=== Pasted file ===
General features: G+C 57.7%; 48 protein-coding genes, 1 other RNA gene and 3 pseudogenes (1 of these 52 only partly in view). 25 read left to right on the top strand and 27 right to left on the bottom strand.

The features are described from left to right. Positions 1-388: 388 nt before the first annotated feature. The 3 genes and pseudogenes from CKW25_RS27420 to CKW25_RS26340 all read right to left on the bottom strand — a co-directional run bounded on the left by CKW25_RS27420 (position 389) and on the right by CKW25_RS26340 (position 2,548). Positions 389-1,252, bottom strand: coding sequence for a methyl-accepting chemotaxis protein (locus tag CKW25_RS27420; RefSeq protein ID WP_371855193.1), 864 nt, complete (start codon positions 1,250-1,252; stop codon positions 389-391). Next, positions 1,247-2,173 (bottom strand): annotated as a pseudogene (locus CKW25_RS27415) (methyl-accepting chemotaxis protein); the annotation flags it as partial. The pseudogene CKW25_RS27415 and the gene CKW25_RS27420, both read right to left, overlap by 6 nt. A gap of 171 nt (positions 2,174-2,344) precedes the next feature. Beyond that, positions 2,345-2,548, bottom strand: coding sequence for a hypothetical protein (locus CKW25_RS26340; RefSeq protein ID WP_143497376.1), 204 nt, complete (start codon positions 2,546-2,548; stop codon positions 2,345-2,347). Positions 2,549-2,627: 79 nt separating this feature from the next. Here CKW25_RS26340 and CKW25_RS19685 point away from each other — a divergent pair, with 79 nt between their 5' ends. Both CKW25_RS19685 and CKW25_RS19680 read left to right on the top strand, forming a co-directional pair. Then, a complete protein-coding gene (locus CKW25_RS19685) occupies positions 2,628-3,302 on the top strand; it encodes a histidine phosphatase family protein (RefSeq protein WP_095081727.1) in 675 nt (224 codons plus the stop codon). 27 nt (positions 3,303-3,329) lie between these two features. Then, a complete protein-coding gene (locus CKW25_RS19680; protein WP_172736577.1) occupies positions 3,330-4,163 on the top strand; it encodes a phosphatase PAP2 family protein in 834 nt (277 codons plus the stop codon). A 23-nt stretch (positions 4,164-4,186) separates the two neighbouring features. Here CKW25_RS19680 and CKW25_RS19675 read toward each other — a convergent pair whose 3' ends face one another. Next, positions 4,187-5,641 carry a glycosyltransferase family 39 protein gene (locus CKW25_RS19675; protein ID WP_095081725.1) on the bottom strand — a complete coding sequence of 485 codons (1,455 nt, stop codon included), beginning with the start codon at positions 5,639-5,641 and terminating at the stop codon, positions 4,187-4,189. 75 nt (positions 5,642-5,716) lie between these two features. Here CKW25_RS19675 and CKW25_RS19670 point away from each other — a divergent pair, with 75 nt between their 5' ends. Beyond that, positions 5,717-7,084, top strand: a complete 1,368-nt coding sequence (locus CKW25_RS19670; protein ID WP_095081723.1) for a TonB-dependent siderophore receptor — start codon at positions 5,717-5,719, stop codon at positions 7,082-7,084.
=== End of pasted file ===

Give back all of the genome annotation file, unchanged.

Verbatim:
General features: G+C 57.7%; 48 protein-coding genes, 1 other RNA gene and 3 pseudogenes (1 of these 52 only partly in view). 25 read left to right on the top strand and 27 right to left on the bottom strand.

The features are described from left to right. Positions 1-388: 388 nt before the first annotated feature. The 3 genes and pseudogenes from CKW25_RS27420 to CKW25_RS26340 all read right to left on the bottom strand — a co-directional run bounded on the left by CKW25_RS27420 (position 389) and on the right by CKW25_RS26340 (position 2,548). Positions 389-1,252, bottom strand: coding sequence for a methyl-accepting chemotaxis protein (locus tag CKW25_RS27420; RefSeq protein ID WP_371855193.1), 864 nt, complete (start codon positions 1,250-1,252; stop codon positions 389-391). Next, positions 1,247-2,173 (bottom strand): annotated as a pseudogene (locus CKW25_RS27415) (methyl-accepting chemotaxis protein); the annotation flags it as partial. The pseudogene CKW25_RS27415 and the gene CKW25_RS27420, both read right to left, overlap by 6 nt. A gap of 171 nt (positions 2,174-2,344) precedes the next feature. Beyond that, positions 2,345-2,548, bottom strand: coding sequence for a hypothetical protein (locus CKW25_RS26340; RefSeq protein ID WP_143497376.1), 204 nt, complete (start codon positions 2,546-2,548; stop codon positions 2,345-2,347). Positions 2,549-2,627: 79 nt separating this feature from the next. Here CKW25_RS26340 and CKW25_RS19685 point away from each other — a divergent pair, with 79 nt between their 5' ends. Both CKW25_RS19685 and CKW25_RS19680 read left to right on the top strand, forming a co-directional pair. Then, a complete protein-coding gene (locus CKW25_RS19685) occupies positions 2,628-3,302 on the top strand; it encodes a histidine phosphatase family protein (RefSeq protein WP_095081727.1) in 675 nt (224 codons plus the stop codon). 27 nt (positions 3,303-3,329) lie between these two features. Then, a complete protein-coding gene (locus CKW25_RS19680; protein WP_172736577.1) occupies positions 3,330-4,163 on the top strand; it encodes a phosphatase PAP2 family protein in 834 nt (277 codons plus the stop codon). A 23-nt stretch (positions 4,164-4,186) separates the two neighbouring features. Here CKW25_RS19680 and CKW25_RS19675 read toward each other — a convergent pair whose 3' ends face one another. Next, positions 4,187-5,641 carry a glycosyltransferase family 39 protein gene (locus CKW25_RS19675; protein ID WP_095081725.1) on the bottom strand — a complete coding sequence of 485 codons (1,455 nt, stop codon included), beginning with the start codon at positions 5,639-5,641 and terminating at the stop codon, positions 4,187-4,189. 75 nt (positions 5,642-5,716) lie between these two features. Here CKW25_RS19675 and CKW25_RS19670 point away from each other — a divergent pair, with 75 nt between their 5' ends. Beyond that, positions 5,717-7,084, top strand: a complete 1,368-nt coding sequence (locus CKW25_RS19670; protein ID WP_095081723.1) for a TonB-dependent siderophore receptor — start codon at positions 5,717-5,719, stop codon at positions 7,082-7,084.